From all points of view, except that of your ego, you should better be considered a fool than vote in the UN against condemnation of public executions, torture and dismemberment, or say in your capacity as Foreign Minister that you know nothing about the situation of human rights in Iran. It's good for Serbia that it has not needed the support from the Taliban regime in Afghanistan in the United Serbia. Otherwise, it would most probably vote for ban for girls' education, destruction of ancient statues of Buddha or some other things telling of cultural specificities of friendly regimes. Well, we can still give our vote to genocide in Darfur...

Our bad position is easily understood. On the hand, Serbia is surrounded by Bulgaria, Rumania and Hungary, the member-states of NATO and the EU. Serbia would not accept NATO and pledged military neutrality. Bulgaria and Hungary have recognized Kosovo's independence. On the other hand, Serbia is surrounded by Croatia, Bosnia-Herzegovina, Montenegro, Macedonia, and, via Kosovo, Albania. Croatia and Albania are at the threshold of NATO membership, while Macedonia and Montenegro hope to be there soon. Bosnia-Herzegovina is a dysfunctional state thorn by ethnic and ethno-kleptocratic motives. Croatia, Montenegro, Albania and Macedonia have recognized Kosovo's independence. Serbia has filed a counter lawsuit against Croatia for genocide, whereas Montenegrin and Macedonian ambassadors in Belgrade have been proclaimed personae non grata.

Even had Kosovo not been the problem of Balkan stability Serbia should have to seriously reconsider its policy. We are not living in the Middle Ages. Serbia is not the strongest country in the region. At least three countries in its neighborhood have economically, military and politically overstepped Serbia. Besides, those countries are in the membership of the most powerful alliance Serbia officially indents not to join.

From geostrategic point of view, NATO is not far from encircling Serbia. Given that we cannot rely with certainty on a kind of Russia's Slav air bridge are options are as follows: 1. To turn ourselves into Switzerland, which implies hard labor; 2. To ask where to put a signature under a declaration of loyalty, which would be nothing new to us; and, 3. To apply for full-fledged membership with pomp and circumstance. Sitting on one's hands and waiting for NATO to vanish on its own is not an option, though that's what we are doing now.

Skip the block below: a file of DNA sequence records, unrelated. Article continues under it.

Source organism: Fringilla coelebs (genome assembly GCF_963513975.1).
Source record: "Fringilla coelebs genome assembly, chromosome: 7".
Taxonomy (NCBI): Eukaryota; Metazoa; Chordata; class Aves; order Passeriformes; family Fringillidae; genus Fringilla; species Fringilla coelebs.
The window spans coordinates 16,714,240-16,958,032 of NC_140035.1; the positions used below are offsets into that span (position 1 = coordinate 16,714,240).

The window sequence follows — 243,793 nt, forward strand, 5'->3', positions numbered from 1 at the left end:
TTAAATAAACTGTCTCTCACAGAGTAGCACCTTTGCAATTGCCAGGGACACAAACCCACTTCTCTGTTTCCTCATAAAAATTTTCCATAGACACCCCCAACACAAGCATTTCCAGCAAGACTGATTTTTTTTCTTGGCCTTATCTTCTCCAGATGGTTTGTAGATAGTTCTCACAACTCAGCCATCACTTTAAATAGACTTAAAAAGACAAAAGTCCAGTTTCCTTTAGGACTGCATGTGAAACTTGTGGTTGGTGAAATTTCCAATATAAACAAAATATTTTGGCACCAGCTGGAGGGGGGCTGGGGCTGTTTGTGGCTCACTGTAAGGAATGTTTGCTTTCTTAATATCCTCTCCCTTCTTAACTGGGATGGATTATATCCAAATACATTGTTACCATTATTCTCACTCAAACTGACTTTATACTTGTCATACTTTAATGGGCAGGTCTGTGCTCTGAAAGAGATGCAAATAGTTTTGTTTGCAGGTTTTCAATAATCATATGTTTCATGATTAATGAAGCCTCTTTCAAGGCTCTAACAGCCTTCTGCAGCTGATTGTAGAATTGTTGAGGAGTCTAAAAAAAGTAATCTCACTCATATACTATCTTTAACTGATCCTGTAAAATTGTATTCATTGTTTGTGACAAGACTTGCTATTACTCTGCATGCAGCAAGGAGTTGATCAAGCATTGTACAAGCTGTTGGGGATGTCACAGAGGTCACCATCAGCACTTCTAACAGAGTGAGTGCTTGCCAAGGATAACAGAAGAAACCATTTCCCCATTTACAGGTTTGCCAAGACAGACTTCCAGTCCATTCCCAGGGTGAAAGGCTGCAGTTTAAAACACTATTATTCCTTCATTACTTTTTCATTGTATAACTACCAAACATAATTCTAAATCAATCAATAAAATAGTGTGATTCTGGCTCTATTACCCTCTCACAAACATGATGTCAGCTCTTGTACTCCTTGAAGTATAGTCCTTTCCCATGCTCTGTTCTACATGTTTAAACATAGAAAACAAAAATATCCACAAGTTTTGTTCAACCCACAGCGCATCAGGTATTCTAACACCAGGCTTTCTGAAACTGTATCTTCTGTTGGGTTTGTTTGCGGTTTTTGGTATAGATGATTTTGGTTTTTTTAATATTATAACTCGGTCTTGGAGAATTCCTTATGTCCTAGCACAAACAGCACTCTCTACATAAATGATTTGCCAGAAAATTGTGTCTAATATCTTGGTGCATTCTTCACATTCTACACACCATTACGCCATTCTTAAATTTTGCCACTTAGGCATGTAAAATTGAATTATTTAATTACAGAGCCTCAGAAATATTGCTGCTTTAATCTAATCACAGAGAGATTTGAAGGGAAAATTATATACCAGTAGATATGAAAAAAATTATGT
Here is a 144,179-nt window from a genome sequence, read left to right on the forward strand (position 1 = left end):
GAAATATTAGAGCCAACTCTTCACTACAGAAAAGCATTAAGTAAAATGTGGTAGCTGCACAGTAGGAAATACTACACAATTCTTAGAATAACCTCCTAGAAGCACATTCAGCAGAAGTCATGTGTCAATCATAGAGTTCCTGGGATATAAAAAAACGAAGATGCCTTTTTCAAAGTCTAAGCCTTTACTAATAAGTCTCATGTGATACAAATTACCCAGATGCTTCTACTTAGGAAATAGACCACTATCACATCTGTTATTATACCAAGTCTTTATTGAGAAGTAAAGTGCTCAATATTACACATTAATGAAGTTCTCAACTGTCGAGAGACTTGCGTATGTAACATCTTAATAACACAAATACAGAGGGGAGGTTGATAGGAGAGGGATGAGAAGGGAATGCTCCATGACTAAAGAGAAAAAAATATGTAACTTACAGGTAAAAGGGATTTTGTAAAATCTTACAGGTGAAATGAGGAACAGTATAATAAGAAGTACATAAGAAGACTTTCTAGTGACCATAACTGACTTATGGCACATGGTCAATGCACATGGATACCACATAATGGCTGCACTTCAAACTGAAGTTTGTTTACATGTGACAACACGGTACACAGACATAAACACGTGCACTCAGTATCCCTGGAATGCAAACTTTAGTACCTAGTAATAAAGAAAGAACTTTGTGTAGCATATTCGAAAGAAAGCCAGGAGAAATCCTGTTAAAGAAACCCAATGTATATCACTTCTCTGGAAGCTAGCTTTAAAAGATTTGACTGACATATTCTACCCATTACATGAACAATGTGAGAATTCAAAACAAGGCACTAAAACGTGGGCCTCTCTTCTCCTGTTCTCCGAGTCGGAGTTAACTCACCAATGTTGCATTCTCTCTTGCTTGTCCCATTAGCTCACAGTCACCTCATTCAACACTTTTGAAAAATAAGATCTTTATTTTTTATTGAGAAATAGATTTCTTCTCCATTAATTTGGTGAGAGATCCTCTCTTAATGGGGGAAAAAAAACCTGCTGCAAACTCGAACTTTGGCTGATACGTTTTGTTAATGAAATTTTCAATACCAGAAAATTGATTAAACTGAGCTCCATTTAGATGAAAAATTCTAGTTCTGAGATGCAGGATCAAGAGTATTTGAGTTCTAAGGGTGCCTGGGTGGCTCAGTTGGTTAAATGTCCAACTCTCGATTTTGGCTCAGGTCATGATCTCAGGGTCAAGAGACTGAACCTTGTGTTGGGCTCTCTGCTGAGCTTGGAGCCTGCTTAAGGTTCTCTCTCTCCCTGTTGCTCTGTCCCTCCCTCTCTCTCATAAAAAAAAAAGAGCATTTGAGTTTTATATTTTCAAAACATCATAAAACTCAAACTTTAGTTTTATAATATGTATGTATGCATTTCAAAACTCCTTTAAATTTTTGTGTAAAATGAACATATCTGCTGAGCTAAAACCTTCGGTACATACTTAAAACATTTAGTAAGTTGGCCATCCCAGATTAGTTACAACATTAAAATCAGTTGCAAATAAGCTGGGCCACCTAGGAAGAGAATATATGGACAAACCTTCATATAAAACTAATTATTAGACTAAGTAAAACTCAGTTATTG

Last but not least, a real test Serbia's fitness for memberships of the EU and NATO is its relationship with Croatia - because of historical similarities and differences, cooperation and conflicts, politics, economy and culture. If Serbia learns how to live side by side with Croatia, other countries will probably also learn how to live with Serbia. However, two lawsuits are pending before the International Court of Justice - one the Court has accepted and another that is still in preparation. Two lawsuits imply at least another two years of uncertainty for both neighbors.

It would be good to finally start playing fair for the sake of the future of bilateral relations and both countries' prospects. Belgrade and Zagreb know each other well enough to be unaware of one another's undercover business. The statement by Croatian Premier Ivo Sanader should be understood in this sense. He said that Croats would not treat Serbs as Slovenians treat Croats once Serbia's membership of the EU was on the agenda. Generally, the policy of obstructing progress of bilateral relations and suing others does not bring fortune to Balkan nations. President Tadic should keep this in mind when choosing new cadres for formally or informally reconstructed government much rumored about lately.


NO 125-126